Can IBM keep the good news coming with earnings after the bell tonight? Intel started all this, and there's every indication that IBM should help it continue.
The headline numbers are $2.02 a share on just shy of $24 billion, but IBM is a sum of all its parts, and its parts seem to be performing quite well. That said, these shares have been on quite the run recently, and that led Goldman Sachs last week to release a rather bold call, downgrading shares because of the lack of upside to the firm's $120 target.
Hmmm, that's an interesting call since IBM to date has outperformed the market, and a regular revenue stream from its wildly successful Services unit has done a fine job of insulating the company from the recession. Services profitability has increased in the past 16 out of 17 quarters, and Services and Software enjoy, annuity, long-term deals providing a nice recurring revenue stream. A source at the company says that's in obvious contrast to "cyclical, volume-oriented tech companies with exposure in the consumer markets, like Hewlett-Packard , Dell and Intel," among others. And while past performance is no guarantee of future results, it bears reminding that IBM has been one of the Street's, and tech's, most consistent performers.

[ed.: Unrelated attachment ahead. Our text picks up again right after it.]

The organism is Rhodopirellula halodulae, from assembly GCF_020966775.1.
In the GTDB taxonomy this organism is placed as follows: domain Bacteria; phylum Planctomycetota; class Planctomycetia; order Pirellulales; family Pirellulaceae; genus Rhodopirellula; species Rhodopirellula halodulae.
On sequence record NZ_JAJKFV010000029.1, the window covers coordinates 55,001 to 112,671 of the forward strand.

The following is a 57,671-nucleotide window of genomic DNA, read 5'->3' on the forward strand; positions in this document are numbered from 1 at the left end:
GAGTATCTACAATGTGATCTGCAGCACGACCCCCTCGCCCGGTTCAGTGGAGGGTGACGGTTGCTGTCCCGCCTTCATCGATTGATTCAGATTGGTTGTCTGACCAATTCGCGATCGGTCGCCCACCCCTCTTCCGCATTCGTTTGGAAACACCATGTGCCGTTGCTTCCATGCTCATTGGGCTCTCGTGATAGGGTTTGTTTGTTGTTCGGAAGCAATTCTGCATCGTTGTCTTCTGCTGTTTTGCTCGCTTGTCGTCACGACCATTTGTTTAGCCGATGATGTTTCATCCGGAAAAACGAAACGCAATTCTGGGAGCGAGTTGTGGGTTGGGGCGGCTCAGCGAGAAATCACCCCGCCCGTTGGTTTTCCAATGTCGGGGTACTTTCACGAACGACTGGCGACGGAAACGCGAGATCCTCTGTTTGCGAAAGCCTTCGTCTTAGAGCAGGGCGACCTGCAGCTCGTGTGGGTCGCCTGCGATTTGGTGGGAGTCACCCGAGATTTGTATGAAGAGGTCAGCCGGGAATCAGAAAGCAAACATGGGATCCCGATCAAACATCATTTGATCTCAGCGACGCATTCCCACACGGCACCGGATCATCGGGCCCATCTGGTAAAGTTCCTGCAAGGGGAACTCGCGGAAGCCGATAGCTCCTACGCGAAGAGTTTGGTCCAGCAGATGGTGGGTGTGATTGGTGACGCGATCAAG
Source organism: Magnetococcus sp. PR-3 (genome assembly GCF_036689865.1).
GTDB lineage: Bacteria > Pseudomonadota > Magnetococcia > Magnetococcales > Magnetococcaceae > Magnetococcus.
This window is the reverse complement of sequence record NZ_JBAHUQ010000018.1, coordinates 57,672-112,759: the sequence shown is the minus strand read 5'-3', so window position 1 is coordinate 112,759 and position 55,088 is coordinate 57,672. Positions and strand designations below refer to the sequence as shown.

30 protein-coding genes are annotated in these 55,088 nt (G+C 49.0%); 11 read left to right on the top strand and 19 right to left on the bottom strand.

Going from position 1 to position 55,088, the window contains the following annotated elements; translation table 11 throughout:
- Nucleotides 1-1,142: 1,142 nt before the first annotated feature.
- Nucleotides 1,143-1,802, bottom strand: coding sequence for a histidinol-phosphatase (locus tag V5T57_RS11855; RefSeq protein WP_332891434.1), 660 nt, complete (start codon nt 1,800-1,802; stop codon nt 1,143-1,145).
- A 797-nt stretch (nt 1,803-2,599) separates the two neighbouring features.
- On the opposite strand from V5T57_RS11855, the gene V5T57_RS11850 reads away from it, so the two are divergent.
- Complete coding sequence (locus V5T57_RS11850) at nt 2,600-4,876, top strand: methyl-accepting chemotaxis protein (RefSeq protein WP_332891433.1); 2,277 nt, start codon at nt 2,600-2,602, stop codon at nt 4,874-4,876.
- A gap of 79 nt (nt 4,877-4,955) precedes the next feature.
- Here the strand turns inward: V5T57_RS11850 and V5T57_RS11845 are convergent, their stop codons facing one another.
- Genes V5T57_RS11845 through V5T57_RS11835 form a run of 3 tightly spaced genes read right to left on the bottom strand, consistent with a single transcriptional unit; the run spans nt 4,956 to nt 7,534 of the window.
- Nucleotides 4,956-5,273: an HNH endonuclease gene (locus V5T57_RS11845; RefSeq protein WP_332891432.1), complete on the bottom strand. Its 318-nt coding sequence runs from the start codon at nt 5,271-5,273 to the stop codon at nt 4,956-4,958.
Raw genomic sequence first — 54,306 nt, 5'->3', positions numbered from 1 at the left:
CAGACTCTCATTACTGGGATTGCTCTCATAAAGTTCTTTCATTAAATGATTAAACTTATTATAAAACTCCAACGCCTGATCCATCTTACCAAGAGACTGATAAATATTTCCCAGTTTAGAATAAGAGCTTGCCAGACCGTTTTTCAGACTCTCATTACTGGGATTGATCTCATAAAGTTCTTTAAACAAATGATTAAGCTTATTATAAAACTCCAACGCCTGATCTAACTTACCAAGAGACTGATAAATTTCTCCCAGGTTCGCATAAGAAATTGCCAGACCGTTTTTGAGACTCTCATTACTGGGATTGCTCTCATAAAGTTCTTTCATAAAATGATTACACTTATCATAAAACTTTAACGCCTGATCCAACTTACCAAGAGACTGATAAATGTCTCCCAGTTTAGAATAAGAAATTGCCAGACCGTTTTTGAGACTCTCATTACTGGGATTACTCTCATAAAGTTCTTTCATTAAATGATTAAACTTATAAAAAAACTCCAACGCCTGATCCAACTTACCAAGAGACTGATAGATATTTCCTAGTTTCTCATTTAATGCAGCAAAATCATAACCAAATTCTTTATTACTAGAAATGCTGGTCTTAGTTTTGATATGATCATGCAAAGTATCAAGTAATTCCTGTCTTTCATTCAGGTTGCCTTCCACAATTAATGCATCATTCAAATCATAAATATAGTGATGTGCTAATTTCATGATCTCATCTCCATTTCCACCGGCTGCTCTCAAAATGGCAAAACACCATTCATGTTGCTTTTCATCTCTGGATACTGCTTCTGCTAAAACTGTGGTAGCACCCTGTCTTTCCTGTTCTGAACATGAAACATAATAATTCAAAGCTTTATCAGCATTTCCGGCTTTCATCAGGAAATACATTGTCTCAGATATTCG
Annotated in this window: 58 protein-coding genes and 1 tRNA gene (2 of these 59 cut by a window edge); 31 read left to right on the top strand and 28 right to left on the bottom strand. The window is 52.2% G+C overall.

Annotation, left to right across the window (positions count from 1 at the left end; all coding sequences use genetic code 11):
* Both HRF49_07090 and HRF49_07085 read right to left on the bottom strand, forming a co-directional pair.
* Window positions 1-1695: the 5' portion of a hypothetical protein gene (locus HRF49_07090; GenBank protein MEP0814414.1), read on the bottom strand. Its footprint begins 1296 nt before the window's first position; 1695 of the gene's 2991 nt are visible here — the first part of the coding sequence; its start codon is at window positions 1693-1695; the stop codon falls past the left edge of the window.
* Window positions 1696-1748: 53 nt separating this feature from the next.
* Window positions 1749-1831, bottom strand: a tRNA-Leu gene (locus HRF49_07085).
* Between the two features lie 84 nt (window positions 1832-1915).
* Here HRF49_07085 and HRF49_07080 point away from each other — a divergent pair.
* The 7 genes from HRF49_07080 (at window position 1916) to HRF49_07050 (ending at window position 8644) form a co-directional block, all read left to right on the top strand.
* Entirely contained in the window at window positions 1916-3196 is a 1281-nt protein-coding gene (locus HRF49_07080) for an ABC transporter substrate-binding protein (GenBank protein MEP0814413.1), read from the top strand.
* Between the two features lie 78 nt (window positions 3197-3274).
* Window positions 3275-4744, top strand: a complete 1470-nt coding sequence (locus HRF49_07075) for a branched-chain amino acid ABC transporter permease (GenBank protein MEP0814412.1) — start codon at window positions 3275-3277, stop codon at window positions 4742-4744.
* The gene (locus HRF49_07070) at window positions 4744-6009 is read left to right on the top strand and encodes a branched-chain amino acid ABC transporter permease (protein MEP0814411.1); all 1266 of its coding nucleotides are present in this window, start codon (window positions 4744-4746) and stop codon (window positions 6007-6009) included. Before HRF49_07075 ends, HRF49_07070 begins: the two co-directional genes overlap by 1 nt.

Since 2003, IBM's seen profit margins jump from 36.5 percent to 44.1 percent last year, improving gross margins in 18 of the last 19 quarters.
On a unit by unit basis, Software has been quite profitable as well, helping IBM fund something like 80 acquisitions since 2003.
Some other factoids to consider: while so many tech companies are cutting back, IBM handed out raises to 240,000 non-executive employees globally, increased its dividend and continues to spend billions ($6 billion this year) on research and development (compared to HP, which has reduced its R&D spending from 4.6 percent of revenue in 2003 to 2.9 percent today.)
As far as tonight's report is concerned, IBM has already forecast $9.20 a share in profits for 2009, and the Street will be watching closely to see if the company reiterates that number (good); raises it (very good); or lowers it (very, very bad.) That last option is a long-shot, especially as the company continues to cut costs, manages expenses and keeps laser focus on that bottomline.